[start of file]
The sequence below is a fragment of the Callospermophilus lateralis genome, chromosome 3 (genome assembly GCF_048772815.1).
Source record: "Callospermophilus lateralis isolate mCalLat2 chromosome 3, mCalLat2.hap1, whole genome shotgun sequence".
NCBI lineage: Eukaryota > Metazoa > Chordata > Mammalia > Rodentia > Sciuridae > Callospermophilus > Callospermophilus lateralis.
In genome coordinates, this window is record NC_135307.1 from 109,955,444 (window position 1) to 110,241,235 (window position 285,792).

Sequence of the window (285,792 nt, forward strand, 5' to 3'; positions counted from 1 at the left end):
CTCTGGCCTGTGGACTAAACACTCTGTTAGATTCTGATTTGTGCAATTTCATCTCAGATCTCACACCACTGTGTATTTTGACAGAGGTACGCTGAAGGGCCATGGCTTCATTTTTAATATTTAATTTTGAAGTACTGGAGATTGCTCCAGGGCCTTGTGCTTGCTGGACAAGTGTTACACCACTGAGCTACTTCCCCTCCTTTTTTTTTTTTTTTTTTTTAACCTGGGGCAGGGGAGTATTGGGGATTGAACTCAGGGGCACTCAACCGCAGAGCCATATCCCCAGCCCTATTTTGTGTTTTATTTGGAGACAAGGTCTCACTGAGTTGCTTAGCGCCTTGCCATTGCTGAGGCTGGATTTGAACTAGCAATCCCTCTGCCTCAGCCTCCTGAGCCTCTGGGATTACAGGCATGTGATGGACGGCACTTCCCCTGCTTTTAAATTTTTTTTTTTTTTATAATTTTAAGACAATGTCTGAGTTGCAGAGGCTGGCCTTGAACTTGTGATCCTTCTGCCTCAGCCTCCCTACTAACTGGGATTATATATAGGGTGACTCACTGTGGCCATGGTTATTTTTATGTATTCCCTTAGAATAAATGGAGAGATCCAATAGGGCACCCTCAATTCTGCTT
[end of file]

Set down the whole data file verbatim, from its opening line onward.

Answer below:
The sequence below is a fragment of the Callospermophilus lateralis genome, chromosome 3 (genome assembly GCF_048772815.1).
Source record: "Callospermophilus lateralis isolate mCalLat2 chromosome 3, mCalLat2.hap1, whole genome shotgun sequence".
NCBI lineage: Eukaryota > Metazoa > Chordata > Mammalia > Rodentia > Sciuridae > Callospermophilus > Callospermophilus lateralis.
In genome coordinates, this window is record NC_135307.1 from 109,955,444 (window position 1) to 110,241,235 (window position 285,792).

Sequence of the window (285,792 nt, forward strand, 5' to 3'; positions counted from 1 at the left end):
CTCTGGCCTGTGGACTAAACACTCTGTTAGATTCTGATTTGTGCAATTTCATCTCAGATCTCACACCACTGTGTATTTTGACAGAGGTACGCTGAAGGGCCATGGCTTCATTTTTAATATTTAATTTTGAAGTACTGGAGATTGCTCCAGGGCCTTGTGCTTGCTGGACAAGTGTTACACCACTGAGCTACTTCCCCTCCTTTTTTTTTTTTTTTTTTTTAACCTGGGGCAGGGGAGTATTGGGGATTGAACTCAGGGGCACTCAACCGCAGAGCCATATCCCCAGCCCTATTTTGTGTTTTATTTGGAGACAAGGTCTCACTGAGTTGCTTAGCGCCTTGCCATTGCTGAGGCTGGATTTGAACTAGCAATCCCTCTGCCTCAGCCTCCTGAGCCTCTGGGATTACAGGCATGTGATGGACGGCACTTCCCCTGCTTTTAAATTTTTTTTTTTTTTATAATTTTAAGACAATGTCTGAGTTGCAGAGGCTGGCCTTGAACTTGTGATCCTTCTGCCTCAGCCTCCCTACTAACTGGGATTATATATAGGGTGACTCACTGTGGCCATGGTTATTTTTATGTATTCCCTTAGAATAAATGGAGAGATCCAATAGGGCACCCTCAATTCTGCTT